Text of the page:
<!-- --><style type="text/css">@import url(https://www.blogger.com/static/v1/v-css/navbar/3334278262-classic.css); div.b-mobile {display:none;} </style> </head><body><script type="text/javascript"> function setAttributeOnload(object, attribute, val) { if(window.addEventListener) { window.addEventListener('load', function(){ object[attribute] = val; }, false); } else { window.attachEvent('onload', function(){ object[attribute] = val; }); } } </script> <div id="navbar-iframe-container"></div> <script type="text/javascript" src="https://apis.google.com/js/plusone.js"></script> <script type="text/javascript"> gapi.load("gapi.iframes:gapi.iframes.style.bubble", function() { if (gapi.iframes && gapi.iframes.getContext) { gapi.iframes.getContext().openChild({ url: 'https://www.blogger.com/navbar.g?targetBlogID\x3d28749891\x26blogName\x3dLiving+Out+Loud+with+Darian\x26publishMode\x3dPUBLISH_MODE_BLOGSPOT\x26navbarType\x3dLIGHT\x26layoutType\x3dCLASSIC\x26searchRoot\x3dhttps://loldarian.blogspot.com/search\x26blogLocale\x3den_US\x26v\x3d2\x26homepageUrl\x3dhttp://loldarian.blogspot.com/\x26vt\x3d-470738325284401151', where: document.getElementById("navbar-iframe-container"), id: "navbar-iframe" }); } }); </script>
2 comments | Wednesday, June 14, 2006

"It has become apparent that many factions of the very institution charged with building and healing our beloved community has become the barrier to our own development." This is the first line in a charge to the black GLBT community by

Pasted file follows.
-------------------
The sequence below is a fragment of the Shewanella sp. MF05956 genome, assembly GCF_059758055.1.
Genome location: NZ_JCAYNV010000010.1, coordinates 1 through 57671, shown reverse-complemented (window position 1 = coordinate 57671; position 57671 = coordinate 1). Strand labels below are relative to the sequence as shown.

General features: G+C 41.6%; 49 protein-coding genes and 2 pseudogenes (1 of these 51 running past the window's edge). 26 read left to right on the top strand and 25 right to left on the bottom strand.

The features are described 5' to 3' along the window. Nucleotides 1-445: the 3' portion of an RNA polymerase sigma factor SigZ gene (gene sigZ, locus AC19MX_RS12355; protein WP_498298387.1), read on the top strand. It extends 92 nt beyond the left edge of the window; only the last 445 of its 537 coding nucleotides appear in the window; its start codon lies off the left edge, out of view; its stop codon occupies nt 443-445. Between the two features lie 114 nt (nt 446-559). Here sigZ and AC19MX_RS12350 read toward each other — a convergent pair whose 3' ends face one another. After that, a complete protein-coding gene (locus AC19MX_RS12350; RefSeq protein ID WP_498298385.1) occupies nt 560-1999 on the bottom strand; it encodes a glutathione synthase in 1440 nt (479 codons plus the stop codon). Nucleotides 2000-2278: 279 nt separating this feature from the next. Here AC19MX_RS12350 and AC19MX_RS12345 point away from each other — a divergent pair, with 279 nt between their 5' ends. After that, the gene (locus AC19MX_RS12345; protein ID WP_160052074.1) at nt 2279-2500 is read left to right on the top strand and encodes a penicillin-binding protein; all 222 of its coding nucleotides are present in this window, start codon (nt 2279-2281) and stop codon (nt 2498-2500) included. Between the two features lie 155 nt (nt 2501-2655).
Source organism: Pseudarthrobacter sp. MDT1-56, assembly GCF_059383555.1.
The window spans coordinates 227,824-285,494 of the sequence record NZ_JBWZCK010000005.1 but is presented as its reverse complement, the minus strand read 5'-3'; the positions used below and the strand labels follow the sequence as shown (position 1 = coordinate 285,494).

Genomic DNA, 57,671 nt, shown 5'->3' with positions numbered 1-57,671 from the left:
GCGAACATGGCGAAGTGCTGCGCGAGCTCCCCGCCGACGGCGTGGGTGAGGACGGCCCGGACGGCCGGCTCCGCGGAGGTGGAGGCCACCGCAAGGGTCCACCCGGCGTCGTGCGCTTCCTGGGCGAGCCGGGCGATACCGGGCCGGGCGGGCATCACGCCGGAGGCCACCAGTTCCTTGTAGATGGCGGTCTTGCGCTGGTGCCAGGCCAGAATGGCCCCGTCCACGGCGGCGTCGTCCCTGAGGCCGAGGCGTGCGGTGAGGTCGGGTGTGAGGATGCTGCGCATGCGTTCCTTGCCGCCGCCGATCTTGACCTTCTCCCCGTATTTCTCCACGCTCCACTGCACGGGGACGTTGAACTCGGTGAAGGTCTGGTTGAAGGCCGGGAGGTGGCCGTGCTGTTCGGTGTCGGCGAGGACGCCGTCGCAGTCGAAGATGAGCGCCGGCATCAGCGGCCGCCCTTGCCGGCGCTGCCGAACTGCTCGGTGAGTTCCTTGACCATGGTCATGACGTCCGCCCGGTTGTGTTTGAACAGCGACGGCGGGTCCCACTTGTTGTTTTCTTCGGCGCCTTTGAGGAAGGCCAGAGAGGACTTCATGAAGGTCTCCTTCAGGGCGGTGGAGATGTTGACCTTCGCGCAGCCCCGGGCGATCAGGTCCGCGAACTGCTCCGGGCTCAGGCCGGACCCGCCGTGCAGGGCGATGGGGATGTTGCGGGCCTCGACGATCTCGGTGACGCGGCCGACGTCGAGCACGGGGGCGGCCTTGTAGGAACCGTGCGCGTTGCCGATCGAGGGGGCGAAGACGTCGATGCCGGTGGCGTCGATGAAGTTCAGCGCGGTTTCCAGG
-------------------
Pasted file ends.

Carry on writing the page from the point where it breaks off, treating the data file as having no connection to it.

Monte Evans to simply walk out and leave the black church. This is easier said than done. I can speak to this first hand as I recently dealt with the decision whether or not to leave the black mega-church I attend here in L.A. .

The black church has been the foundation for black families dating as far back as the slavery era, when all we had as a people was our faith in God to see us through tumultuous times. But in recent years the one institution where we went to seek peace, solace, and refugee in God has turned it's back and made us feel unworthy of his love or the love of those around us.

It was not easy leaving my church home, but it wasn't easy or pleasant to sit there Sunday after Sunday and feel like an outcast and have my very existence reduced to nothing in the eyes of God.

While I agree with Monte that black SGL brothers and sisters should no longer sit in silence as we're being attacked by clergy, I'm not sure we all have the guts to walk away from an institution that is ingrained in our souls, families, and have become such a central part of the black experience.

I would see other gay brothers in church and bible study every week who were active in the auxillaries in the church but were leading others to believe they were heterosexual, and sometimes going out of their way not to be seen with other members who could possibly blow their cover.

It's a sad state of affairs if you ask me. The black church has become a 9 to 5 business. When did it become acceptable for an oppressed group of people to oppress another group? Sadly, it has and if we as a community continue to sit in silence and permeate the notion we don't exist in the black church, things will only get worse before they get any better.


<$BlogCommentAuthor$> said...

Your are Excellent. And so is your site! Keep up the good work. Bookmarked.

July 20, 2006 3:12 AM

<$BlogCommentAuthor$> said...

I find some information here.

July 21, 2006 8:37 AM


Post a Comment

<< Home